Stercula: Ebola Fear Mongering


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The world is experiencing the worst Ebola virus epidemic on record. According to the Centers for Disease Control and Preventtion, western Africa has suffered 4,108 confirmed cases and 3,439 deaths (as of Oct. 3), but projected numbers are on the order of 7,492 cases. With several cases on U.S. soil and several obvious shortcomings from the CDC, the public is justifiably in an alarmed state. It is the media’s responsibility to educate the public in a timely manner without spreading unwarranted fear and anxiety.

Fear-mongering in the media is sadly nothing new, and our 24/7 always-on culture is no exception in being susceptible to sensationalism. Media outlets sensationalize because it makes for more entertaining news, and entertainment trumps fact in the game of ratings. The CDC and Texas/Nebraska biohazard teams are now doing everything they should be in regards to treatment.

They have isolated the patients and given them appropriate treatment, as well as monitor those who could have contracted the disease from the confirmed patients.

Thomas Duncan, who contracted the first confirmed U.S. case of Ebola, is receiving an experimental antiviral drug called brincidofovir, which has shown promise in treating Ebola. Since he was admitted to the hospital, Duncan has been changed from serious to critical condition. While this is unfortunate, it isn’t unexpected. Duncan went days without treatment, and unfortunately, this new drug might be too little, too late. It is extremely sad that Duncan’s life hangs in the balance. But that said, the outcome of his treatment does not weigh on the future of Ebola in the United States. If we are isolating and treating Ebola cases and doing everything we can to prevent an outbreak, why are certain media outlets trying to make us think otherwise?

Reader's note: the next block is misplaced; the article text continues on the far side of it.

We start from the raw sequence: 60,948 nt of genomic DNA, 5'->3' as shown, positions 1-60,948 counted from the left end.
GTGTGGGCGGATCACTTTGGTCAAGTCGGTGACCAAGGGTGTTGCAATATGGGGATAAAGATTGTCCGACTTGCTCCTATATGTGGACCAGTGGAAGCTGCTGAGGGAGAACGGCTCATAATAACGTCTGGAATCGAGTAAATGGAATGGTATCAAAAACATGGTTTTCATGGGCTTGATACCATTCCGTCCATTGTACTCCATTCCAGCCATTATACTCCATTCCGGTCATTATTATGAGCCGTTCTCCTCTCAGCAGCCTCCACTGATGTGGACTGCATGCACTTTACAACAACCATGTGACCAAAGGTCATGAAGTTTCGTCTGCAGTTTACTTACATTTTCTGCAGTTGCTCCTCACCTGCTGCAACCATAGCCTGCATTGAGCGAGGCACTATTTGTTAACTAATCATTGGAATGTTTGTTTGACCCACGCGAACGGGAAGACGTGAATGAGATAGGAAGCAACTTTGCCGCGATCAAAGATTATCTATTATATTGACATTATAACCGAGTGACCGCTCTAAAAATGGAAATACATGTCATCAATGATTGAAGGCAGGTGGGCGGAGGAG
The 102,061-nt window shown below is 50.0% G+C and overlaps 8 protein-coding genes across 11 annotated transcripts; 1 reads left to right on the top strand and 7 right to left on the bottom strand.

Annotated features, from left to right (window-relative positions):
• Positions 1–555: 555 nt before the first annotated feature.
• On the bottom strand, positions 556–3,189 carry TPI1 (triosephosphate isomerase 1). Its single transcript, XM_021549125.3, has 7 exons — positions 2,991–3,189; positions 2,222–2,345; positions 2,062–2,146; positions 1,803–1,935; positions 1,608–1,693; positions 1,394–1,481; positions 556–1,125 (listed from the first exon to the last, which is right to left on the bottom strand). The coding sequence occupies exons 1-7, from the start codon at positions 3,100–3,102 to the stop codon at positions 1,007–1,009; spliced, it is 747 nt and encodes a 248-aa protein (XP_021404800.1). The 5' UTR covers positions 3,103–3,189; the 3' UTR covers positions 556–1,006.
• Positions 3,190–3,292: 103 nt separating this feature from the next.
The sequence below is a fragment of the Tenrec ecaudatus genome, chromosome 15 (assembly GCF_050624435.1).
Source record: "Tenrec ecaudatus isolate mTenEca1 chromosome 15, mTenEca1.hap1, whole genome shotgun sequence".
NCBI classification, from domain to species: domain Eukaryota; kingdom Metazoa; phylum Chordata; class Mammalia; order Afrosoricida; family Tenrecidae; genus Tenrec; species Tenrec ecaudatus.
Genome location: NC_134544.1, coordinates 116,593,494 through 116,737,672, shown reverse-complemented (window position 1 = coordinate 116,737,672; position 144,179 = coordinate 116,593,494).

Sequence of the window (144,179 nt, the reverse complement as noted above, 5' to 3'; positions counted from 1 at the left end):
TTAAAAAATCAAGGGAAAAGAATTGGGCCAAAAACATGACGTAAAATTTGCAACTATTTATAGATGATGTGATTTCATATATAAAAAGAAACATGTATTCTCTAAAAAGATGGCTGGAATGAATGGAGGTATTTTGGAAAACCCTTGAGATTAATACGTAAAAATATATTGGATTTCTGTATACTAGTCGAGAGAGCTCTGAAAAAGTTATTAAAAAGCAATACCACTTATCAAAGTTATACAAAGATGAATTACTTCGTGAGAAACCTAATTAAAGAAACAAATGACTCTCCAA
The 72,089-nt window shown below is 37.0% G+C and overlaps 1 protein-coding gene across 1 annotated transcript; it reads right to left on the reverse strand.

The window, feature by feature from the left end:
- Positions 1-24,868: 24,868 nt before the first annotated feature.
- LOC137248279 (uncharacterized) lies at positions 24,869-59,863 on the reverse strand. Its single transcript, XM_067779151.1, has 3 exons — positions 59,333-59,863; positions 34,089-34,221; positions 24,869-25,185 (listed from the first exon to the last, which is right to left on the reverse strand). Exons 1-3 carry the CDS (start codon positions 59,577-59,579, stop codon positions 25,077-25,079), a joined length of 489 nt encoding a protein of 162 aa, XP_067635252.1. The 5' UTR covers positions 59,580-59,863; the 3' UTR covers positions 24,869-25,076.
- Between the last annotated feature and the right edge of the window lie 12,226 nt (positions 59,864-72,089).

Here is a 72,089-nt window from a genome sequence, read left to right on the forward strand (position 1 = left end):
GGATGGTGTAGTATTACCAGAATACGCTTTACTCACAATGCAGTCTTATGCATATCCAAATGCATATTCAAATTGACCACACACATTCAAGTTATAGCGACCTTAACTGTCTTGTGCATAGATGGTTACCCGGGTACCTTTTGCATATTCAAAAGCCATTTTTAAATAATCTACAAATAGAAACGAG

Fox News, despite publishing an online article that essentially negates every possible fear a layman might have regarding a U.S. Ebola outbreak, aired a small segment that was clearly intended to scare the audience. The anchor completely glossed over his correspondent’s remark that the Nebraska Medical Center had already successfully treated one patient who has been discharged from the hospital and is in good condition. The online article that Fox published answers such questions as “Can you catch [Ebola] on a bus or plane?” and “What are health officials doing?” The dissemination of proper information in such a stark manner is frankly commendable. But the online audience and television audience consist of different people.

One news outlet preaching different messages is not OK. This hypocritical nature shows the importance of ratings (money) over truth. If other news outlets follow suit, widespread panic could become far more dangerous than the actual disease people are panicking about. Media should always be held responsible for only reporting about the truth, but this is even more crucial in times such as these. Ebola is a very real and very dangerous disease, but the U.S. infrastructure and health care will prevent a domestic outbreak. Our focus should be on the importance of helping those in western Africa, not on the delusions that we will face an outbreak here in the United States.

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